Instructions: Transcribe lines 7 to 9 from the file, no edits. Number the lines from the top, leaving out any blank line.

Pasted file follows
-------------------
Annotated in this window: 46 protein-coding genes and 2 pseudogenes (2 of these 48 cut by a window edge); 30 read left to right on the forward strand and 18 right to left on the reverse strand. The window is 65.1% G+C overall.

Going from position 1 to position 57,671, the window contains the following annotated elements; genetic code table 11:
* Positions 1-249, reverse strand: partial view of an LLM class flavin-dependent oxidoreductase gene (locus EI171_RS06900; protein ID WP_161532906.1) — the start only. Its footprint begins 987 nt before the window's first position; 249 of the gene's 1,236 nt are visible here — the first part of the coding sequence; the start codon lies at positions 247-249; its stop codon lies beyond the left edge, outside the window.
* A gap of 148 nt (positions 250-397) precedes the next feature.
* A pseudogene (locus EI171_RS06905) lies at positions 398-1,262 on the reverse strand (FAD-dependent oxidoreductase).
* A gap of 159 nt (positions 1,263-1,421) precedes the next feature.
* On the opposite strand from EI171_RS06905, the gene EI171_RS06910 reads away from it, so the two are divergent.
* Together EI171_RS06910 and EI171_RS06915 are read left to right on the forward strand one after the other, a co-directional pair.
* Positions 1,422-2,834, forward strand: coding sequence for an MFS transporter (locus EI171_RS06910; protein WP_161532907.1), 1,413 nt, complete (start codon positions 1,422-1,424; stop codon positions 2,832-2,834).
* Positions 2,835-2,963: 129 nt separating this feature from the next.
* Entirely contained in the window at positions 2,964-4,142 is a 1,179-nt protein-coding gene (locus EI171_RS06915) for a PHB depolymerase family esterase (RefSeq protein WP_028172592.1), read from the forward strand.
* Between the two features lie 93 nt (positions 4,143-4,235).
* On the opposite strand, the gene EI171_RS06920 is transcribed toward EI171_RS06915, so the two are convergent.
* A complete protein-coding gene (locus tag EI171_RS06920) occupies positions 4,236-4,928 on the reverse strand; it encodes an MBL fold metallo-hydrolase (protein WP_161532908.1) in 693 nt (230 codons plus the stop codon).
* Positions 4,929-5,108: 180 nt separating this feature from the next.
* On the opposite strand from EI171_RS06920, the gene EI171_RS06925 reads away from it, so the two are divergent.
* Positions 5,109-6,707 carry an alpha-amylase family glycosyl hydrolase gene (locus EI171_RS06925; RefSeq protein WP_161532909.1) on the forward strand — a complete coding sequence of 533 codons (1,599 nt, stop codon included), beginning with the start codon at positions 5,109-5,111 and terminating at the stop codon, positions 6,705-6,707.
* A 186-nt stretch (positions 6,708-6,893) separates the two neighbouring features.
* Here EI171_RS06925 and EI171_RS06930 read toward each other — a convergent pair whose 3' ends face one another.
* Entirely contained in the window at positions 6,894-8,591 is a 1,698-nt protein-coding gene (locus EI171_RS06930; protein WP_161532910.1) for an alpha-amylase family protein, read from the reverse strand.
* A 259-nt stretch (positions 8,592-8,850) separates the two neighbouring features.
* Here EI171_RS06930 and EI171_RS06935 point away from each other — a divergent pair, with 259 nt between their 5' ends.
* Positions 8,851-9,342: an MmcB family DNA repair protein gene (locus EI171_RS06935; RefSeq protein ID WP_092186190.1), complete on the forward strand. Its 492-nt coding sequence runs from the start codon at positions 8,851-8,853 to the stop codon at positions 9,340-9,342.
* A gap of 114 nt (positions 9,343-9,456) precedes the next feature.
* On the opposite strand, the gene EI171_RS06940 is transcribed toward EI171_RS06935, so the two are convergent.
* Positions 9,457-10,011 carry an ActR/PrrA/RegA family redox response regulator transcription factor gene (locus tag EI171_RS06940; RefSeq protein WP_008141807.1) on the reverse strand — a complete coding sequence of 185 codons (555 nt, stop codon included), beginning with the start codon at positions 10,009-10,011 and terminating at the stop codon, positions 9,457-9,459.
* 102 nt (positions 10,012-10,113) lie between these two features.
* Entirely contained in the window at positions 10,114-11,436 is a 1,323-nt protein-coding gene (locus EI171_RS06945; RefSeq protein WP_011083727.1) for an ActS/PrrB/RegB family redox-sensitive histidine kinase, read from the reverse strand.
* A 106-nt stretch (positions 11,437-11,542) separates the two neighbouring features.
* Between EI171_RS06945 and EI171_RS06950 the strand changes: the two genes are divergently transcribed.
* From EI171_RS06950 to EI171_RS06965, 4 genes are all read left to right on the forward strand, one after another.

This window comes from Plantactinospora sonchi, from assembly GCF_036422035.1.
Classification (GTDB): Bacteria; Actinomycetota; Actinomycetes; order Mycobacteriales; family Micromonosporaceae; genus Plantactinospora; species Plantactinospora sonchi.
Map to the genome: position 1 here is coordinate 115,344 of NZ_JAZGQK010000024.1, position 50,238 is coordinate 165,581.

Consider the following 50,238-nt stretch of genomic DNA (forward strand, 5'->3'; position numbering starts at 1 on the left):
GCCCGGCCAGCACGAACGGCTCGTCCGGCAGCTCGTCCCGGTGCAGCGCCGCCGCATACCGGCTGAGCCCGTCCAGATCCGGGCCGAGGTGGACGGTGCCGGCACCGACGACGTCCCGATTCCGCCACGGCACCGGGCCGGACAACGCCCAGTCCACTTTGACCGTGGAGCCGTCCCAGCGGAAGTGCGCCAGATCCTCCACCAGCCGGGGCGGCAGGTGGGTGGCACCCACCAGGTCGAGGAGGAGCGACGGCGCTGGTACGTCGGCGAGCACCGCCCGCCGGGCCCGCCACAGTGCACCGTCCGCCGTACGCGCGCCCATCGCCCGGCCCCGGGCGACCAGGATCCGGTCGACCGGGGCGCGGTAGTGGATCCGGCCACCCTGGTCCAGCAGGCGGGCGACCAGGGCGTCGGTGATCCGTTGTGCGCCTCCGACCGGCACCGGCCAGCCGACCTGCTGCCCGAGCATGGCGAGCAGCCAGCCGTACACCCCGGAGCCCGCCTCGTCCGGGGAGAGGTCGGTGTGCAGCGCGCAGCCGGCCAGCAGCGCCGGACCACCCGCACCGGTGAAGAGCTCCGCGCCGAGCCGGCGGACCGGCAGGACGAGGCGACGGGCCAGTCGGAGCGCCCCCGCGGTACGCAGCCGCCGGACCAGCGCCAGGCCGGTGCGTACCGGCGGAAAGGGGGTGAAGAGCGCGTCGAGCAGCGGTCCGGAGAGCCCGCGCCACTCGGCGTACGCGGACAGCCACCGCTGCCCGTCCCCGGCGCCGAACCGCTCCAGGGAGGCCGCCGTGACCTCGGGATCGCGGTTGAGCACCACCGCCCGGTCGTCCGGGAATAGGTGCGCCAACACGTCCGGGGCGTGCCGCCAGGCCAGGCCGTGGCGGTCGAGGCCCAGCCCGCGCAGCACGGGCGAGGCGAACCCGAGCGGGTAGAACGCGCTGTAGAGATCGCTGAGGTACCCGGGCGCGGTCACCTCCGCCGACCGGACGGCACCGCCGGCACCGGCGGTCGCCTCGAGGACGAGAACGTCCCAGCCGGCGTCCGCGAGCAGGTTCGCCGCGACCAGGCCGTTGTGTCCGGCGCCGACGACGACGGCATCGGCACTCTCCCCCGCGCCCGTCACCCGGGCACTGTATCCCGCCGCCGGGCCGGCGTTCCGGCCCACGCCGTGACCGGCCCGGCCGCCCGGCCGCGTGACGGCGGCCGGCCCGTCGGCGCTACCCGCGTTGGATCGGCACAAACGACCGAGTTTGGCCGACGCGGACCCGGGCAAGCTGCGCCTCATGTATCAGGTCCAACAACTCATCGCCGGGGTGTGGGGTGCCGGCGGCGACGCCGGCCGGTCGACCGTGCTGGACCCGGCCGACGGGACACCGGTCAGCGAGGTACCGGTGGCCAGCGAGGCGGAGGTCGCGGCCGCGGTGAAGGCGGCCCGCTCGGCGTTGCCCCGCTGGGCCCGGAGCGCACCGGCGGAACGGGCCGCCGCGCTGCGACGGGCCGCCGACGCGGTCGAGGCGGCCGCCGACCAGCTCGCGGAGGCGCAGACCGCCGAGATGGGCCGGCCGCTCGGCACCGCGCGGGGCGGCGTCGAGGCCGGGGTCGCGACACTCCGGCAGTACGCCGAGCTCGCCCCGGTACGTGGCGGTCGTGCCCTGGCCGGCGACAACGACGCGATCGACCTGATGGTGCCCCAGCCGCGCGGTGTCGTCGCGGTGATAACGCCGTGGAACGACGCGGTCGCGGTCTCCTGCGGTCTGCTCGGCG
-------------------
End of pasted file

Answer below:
* On the opposite strand from EI171_RS06905, the gene EI171_RS06910 reads away from it, so the two are divergent.
* Together EI171_RS06910 and EI171_RS06915 are read left to right on the forward strand one after the other, a co-directional pair.
* Positions 1,422-2,834, forward strand: coding sequence for an MFS transporter (locus EI171_RS06910; protein WP_161532907.1), 1,413 nt, complete (start codon positions 1,422-1,424; stop codon positions 2,832-2,834).